So I'm just going to take these two views here that I just copied, those duplicate ones that I'm just going to get rid of those. That takes me back to my displace view. Now, it is possible with a little bit of cleverness, to set up a 3D view that kind of looks like an elevation or plan, if you in fact want to use this feature in those vantage points. So you can here that I have a displaced elevation, and a displace plan. Those are actually 3D views, so I've just used the view cube over here to orient them Orthographically. So here's the one that I've called a Displaced Elevation.
And of course, when you open it, it doesn't look anything like an elevation. It looks like another 3D view. But if I just simply take this view cube here and click on the left face, it will orient that view orthographically. And I can zoom in. And for all intents and purposes, this is basically an elevation. So essentially that's the trick, is, you just take a 3D view, and make a copy of it. And then you orient it to either an elevation, or plan view if that's in fact what you want to do. And then when I displace this object I displaced it up and to the right, as opposed to displacing it in 3D.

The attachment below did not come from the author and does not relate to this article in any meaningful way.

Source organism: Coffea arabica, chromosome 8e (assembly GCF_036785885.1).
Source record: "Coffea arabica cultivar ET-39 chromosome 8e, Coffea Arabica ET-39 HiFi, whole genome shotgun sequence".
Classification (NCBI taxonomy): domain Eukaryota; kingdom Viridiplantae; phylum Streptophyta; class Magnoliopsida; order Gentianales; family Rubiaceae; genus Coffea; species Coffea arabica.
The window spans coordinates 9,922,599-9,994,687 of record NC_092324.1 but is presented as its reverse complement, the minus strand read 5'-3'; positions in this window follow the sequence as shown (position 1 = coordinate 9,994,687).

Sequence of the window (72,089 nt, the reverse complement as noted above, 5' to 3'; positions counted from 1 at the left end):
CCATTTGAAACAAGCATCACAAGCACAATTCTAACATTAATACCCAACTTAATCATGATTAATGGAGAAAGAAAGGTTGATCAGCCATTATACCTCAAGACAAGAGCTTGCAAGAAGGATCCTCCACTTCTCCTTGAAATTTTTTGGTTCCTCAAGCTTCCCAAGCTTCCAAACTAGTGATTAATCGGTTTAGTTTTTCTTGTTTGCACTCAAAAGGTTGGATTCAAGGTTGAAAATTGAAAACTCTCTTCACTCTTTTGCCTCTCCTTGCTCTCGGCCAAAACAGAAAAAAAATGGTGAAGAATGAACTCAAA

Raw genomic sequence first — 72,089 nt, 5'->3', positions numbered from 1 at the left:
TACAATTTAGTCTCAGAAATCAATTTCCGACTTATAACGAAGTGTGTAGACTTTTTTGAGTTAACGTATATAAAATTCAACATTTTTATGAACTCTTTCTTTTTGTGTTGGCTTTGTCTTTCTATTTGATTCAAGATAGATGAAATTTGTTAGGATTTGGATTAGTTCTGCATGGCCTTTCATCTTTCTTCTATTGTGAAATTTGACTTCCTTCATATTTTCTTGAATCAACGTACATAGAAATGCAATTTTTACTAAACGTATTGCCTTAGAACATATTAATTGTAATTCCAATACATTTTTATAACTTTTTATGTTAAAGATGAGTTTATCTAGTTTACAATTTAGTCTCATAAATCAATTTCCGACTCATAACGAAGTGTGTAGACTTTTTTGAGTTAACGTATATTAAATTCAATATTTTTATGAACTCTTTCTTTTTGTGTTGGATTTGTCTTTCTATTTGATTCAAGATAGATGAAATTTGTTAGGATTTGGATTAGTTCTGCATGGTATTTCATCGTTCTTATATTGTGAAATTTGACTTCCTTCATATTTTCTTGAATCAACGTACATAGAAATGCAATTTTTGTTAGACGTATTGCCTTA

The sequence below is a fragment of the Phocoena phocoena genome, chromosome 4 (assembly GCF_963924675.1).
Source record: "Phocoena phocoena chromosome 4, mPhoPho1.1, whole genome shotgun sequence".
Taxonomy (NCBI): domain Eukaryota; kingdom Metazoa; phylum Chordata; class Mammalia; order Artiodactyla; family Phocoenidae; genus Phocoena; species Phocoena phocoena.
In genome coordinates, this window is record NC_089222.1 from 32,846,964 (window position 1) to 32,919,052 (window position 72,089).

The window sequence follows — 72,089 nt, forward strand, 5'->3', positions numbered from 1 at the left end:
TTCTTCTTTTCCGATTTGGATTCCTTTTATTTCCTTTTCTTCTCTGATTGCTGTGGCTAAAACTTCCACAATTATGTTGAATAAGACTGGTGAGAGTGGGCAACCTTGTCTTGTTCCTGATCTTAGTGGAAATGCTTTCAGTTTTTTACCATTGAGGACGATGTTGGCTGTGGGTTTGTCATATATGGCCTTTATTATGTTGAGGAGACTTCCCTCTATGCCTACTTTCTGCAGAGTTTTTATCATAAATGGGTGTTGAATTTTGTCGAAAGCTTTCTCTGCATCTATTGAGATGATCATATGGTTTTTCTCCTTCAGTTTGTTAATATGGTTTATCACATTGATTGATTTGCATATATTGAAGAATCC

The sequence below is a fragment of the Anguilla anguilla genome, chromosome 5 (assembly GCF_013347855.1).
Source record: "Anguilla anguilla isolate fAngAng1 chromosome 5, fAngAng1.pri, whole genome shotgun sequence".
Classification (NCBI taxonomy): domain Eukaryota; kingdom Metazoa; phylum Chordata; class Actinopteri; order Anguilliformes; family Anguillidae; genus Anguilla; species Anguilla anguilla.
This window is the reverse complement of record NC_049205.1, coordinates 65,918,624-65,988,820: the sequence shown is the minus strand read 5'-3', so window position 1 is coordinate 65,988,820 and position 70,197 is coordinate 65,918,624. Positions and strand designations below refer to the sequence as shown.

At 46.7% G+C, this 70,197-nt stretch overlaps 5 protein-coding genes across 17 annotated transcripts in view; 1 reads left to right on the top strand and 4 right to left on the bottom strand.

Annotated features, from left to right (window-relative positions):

So let me just really quickly review how to create 3D views. And that can be done in one of a couple ways. So I'm going to start in the floor plan view. The displace feature will work in either orthographic, or perspective. So you can make either kind of view. And to create an orthographic view, it's just simply a matter of using the Default 3D View icon. Now the way this works of course, is if there's already a 3D view, it will just open it up. And that's the view called Bracket 3D.
It has the little curly brackets around it. If that view doesn't exist, it will create one. That's simple way how you would create an orthographic view. You can always right-click this and duplicate it, and then change the orientation. If you want a perspective view. Start in the plan view, and instead of clicking right on this button, you hold the drop down, you grab the Camera. You pick your start point where you want to stand, you drag towards where you want to look. So imagine that your viewer is standing here with the camera and they're standing and looking this way.
And then it will create a perspective looking in that general direction. So we can start with either kind of view, orthographic or perspective. You cannot change one to the other. So you have to start with one or the other. And even if you were to orient this to say a left view, like I did a moment ago, it is still in perspective. You just oriented to the left view but if I orbit this slightly, you can see that it's still in perspective. Okay. So, you either start with an orthographic, or a perspective.
But you can't change between the two. And then you can go on to displace from there.
- Creating and removing parts
- Dividing parts
- Adding and merging parts
- Creating parts from linked files
- Creating assemblies, assembly views, and assembly sheets
- Creating and editing displacements sets
- Controlling displacement views